This page lists most of our publications starting from 2014.

Total: ca. 150 Publications

Please refer to Google Scholar for a complete list.

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Facile Access to Large-Scale, Self-Assembled, Nacre-Inspired, High-Performance Materials with Tunabl

Get the full article here: ACS Appl. Mat. Int. 5, 3738 (2013). Although advances have been reported to mimic the mechanically excellent structure of natural nacre, larger-scale applications are still limited due to time and energy-intensive preparation pathways. Herein, we demonstrate that simple high-shear homogenization of dispersions containing biobased high molecular weight sodium carboxymethyl cellulose (700 kg/mol, CMC) and natural sodium montmorillonite (MTM), serving as the soft energy-dissipating phase and reinforcing platelets, respectively, can be used to prepare large-area and thick films with well-aligned hard/soft nacre-mimetic mesostructure. During this process, core–shell nan

Hydration and Dynamic State of Nanoconfined Polymer Layers Govern Toughness in Nacre-mimetic Nanocom

Get the full article here: Adv. Mater. 25, 5055 (2013). Biological high-performance composites inspire to create new tough, strong, and stiff structural materials. We show a brittle-to-ductile transition in a self-assembled nacre-inspired poly(vinyl alcohol)/nanoclay composite based on a hydration-induced glass-to-rubber transition in the 2D-nanoconfined poly(vinyl alcohol) layers. The findings open routes to design dissipative toughening mechanisms to combine stiffness and strength in nanocomposites.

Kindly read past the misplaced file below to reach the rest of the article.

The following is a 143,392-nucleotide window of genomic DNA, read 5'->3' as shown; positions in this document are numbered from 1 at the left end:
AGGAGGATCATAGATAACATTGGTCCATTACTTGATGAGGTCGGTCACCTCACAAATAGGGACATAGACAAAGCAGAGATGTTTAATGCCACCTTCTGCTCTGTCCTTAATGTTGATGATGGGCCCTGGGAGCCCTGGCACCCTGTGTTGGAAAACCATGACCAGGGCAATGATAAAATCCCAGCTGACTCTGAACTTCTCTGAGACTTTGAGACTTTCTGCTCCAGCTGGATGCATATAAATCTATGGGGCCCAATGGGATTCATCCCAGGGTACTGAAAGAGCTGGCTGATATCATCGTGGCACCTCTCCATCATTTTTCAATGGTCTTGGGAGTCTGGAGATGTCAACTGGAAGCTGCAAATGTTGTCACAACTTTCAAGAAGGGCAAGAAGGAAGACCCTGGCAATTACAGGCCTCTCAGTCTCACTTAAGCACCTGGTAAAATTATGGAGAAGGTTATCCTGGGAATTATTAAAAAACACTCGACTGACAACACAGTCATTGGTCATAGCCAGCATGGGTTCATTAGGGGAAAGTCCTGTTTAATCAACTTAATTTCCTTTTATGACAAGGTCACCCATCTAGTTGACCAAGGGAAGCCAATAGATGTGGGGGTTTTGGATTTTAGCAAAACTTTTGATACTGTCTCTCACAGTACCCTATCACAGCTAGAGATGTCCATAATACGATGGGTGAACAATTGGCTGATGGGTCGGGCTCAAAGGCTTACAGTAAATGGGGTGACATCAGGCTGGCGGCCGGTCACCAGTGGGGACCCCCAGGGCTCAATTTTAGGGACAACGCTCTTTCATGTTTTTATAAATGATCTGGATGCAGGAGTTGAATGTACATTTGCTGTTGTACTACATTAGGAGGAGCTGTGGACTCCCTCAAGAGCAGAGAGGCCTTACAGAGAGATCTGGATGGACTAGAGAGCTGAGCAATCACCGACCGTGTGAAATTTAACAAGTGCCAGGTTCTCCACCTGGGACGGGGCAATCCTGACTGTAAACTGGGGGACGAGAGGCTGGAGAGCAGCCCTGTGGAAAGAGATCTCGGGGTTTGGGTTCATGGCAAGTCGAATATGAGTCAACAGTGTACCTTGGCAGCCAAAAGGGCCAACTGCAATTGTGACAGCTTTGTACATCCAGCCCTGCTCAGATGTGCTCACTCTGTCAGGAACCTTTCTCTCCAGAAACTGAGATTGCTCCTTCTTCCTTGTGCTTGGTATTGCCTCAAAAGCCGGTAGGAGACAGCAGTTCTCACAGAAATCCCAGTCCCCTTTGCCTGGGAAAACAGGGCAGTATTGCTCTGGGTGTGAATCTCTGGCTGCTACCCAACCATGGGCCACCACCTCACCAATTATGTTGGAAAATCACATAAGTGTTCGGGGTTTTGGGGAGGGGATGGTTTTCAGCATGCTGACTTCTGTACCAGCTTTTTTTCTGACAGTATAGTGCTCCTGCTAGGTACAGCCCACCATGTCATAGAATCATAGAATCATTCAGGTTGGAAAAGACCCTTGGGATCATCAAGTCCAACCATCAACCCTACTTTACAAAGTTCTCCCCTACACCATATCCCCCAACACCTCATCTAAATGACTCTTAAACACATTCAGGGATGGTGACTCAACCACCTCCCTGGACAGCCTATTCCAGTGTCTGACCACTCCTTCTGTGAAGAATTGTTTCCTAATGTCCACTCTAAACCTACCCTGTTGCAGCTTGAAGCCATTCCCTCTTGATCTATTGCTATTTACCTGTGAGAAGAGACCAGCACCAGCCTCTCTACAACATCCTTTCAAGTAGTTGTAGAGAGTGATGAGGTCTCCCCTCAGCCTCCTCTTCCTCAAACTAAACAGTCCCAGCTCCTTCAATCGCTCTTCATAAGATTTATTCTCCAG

Tough and Catalytically Active Hybrid Biofibers Wet-Spun From Nanochitin Hydrogels

Get the full paper here: Biomacromolecules, 13, 4205 (2012). Sustainable alternatives for high-performance and functional materials based on renewable resources are intensely needed as future alternatives for present-day, fossil-based materials. Nanochitin represents an emerging class of highly crystalline bionanoparticles with high intrinsic mechanical properties and the ability for conjugation into functional materials owing to reactive amine and hydroxyl groups. Herein we demonstrate that hydrogels containing surface-deacetylated chitin nanofibrils of micrometer length and average diameters of 9 nm, as imaged by cryogenic transmission electron microscopy, can be wet-spun into macrofibers

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